French Supreme Court authorises online bookstores to offer free delivery to their customers

18 July 2008

Sandrine Rambaud

Under a French law dating from 1981, online book stores have been unable to offer free delivery, as such offers have been considered to be bonuses which are illegal. However, a recent decision of the French Supreme Court has decided that free delivery is not a bonus and could therefore be permissible.

E-commerce platforms often offer their customers free delivery. However, under a French law dated 10 August 1981, free delivery is effectively prohibited, as a free delivery is considered to be a bonus, and books cannot be sold with a bonus. This law was designed to protect independent book stores. Sales of books with a bonus is only permitted where the publisher or the importer proposes the bonus sale to all the retailers, at the same time and under the same conditions, or if the bonus sale concerns books specially published for specific distribution channels. Also Article L.121-35 of the French consumer code prohibits bonus sales, except if the bonus offered is identical to the product or the service which is purchased.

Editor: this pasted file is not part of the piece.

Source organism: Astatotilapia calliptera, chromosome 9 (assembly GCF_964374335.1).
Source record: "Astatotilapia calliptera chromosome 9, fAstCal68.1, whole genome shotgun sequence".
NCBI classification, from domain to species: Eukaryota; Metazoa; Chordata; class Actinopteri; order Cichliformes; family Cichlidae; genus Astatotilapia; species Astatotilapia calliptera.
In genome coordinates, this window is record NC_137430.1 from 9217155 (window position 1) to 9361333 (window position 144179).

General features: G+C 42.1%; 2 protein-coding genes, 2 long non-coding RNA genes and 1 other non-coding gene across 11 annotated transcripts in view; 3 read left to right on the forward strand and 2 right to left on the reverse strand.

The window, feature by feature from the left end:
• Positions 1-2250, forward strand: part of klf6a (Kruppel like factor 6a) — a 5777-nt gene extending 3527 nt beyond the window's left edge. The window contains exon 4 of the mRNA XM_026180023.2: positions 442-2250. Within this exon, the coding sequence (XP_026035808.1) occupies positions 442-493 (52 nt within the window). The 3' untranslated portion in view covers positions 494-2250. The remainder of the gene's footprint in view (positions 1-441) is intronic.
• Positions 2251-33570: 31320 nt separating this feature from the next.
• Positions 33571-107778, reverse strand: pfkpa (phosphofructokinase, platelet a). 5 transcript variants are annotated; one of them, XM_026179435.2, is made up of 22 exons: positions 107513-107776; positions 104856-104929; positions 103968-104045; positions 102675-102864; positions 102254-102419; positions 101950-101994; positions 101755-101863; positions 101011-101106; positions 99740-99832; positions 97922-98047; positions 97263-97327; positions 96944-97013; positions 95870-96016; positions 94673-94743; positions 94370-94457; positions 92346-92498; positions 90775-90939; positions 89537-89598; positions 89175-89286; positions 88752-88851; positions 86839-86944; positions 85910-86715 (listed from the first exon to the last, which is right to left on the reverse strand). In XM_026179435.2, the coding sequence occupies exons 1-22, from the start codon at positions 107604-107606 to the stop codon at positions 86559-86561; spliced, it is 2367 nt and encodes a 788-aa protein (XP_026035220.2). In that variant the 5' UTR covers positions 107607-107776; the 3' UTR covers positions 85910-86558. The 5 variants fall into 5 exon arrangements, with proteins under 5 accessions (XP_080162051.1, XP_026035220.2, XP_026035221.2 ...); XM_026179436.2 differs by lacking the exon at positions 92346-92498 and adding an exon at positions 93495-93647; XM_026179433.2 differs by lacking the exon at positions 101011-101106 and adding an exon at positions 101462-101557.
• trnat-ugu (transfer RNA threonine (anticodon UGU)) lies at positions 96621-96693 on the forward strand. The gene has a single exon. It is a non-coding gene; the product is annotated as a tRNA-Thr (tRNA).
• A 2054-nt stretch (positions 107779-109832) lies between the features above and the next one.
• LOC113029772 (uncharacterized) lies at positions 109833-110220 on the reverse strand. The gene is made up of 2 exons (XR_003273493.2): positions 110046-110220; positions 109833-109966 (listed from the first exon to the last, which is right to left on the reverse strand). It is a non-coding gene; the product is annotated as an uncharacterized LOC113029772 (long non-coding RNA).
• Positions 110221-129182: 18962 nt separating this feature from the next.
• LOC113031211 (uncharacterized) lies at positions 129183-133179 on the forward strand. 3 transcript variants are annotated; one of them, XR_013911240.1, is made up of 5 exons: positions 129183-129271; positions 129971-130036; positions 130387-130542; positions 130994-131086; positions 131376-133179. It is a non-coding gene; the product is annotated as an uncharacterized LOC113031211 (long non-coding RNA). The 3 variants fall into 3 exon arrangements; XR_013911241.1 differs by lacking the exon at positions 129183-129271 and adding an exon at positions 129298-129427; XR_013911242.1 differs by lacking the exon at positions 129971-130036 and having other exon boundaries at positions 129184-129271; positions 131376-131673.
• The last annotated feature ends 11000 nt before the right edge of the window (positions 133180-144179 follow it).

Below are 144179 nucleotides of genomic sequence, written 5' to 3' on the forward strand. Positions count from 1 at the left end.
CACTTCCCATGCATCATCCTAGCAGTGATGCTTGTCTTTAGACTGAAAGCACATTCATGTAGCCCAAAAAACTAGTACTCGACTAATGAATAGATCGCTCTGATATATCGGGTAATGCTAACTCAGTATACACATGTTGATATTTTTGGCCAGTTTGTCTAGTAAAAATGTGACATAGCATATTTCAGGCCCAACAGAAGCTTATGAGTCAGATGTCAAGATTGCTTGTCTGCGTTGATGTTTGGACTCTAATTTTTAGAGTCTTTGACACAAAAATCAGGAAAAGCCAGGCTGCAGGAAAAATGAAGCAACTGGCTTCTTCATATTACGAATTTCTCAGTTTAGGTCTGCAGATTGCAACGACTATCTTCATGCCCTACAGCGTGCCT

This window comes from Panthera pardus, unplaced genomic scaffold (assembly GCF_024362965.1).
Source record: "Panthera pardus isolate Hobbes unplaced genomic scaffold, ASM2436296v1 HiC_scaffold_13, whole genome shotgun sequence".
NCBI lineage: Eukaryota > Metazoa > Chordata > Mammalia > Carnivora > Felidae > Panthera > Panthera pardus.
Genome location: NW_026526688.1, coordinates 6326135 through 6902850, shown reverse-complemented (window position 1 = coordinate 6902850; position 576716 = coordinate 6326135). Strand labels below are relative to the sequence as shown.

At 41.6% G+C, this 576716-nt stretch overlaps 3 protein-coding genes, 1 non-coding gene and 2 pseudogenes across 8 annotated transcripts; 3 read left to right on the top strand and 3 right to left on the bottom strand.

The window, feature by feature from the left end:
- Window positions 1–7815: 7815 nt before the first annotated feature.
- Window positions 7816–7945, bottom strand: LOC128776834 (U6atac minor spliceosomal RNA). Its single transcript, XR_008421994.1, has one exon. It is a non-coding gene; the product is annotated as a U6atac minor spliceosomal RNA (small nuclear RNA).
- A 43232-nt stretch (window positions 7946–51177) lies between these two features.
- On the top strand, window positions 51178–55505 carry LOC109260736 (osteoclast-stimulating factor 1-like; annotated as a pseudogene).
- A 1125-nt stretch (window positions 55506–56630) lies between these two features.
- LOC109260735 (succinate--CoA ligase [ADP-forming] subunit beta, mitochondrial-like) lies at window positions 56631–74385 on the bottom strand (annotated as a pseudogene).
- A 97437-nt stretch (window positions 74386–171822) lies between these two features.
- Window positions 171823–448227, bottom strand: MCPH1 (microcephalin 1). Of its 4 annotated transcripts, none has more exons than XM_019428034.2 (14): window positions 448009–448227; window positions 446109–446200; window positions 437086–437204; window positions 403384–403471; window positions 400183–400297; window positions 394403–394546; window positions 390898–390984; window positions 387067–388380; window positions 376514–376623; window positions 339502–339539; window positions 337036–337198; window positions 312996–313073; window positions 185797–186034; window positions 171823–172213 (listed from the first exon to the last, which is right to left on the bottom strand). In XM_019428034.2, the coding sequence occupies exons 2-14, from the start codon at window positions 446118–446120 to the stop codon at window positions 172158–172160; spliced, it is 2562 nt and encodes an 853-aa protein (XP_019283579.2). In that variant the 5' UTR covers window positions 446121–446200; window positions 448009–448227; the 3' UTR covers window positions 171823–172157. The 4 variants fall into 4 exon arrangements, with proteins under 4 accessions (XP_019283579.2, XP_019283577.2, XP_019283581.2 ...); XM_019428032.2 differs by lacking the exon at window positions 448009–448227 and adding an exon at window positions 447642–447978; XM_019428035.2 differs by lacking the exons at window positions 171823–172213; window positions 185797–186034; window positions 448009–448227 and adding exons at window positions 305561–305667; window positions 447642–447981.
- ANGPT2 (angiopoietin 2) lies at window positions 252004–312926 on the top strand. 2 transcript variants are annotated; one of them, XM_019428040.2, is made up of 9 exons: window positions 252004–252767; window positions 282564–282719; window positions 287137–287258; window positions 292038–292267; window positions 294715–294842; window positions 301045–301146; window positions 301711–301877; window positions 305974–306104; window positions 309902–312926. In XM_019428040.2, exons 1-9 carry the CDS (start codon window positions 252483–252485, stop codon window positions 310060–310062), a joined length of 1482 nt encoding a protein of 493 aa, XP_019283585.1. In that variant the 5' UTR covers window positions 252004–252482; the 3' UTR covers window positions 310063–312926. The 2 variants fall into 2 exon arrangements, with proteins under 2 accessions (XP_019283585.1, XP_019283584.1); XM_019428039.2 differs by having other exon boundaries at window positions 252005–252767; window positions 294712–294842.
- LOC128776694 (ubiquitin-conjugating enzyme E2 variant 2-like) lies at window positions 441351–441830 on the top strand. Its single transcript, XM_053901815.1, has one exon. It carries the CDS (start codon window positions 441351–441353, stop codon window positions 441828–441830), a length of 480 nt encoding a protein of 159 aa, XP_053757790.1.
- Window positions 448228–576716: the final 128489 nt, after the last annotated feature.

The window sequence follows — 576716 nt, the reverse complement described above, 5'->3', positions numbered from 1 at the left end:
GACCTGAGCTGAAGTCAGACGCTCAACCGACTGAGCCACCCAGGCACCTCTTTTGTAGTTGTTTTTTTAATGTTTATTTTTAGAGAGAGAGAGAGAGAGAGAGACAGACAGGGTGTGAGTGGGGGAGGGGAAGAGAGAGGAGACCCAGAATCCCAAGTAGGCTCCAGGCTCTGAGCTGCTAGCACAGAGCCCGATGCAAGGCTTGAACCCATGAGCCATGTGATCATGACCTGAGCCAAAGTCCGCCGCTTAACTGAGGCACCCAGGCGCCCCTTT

In a decision dated 23 May 2007, the Court of Appeal of Paris condemned Wanadoo Emerchant (now France Telecom Ecommerce), owner of the website “” which offered free delivery to customers purchasing books on its website. It ordered it to pay 50,000 euros to the Association of French Book stores for unfair competition due to the violation of the French law dated 10 August 1981. The Court of Appeal of Paris (as the first instance court) considered that in principle, the customer should bear delivery charges. Therefore announcing to customers, as an inducement to buy and a promotion, that it would bear delivery charges constituted a bonus under Articles 6 of the law dated 10 August 1981 and L.121-35 of the French consumer code.

However, the French Supreme Court has recently ruled that the retailer bearing the delivery cost is not a bonus. The French Supreme Court has returned this case to the Court of Appeal of Paris in order for this Court to rule again on this matter. If the Court of Appeal of Paris follows the arguments of the French Supreme Court (which should be the case), online book stores will be authorised to offer free delivery.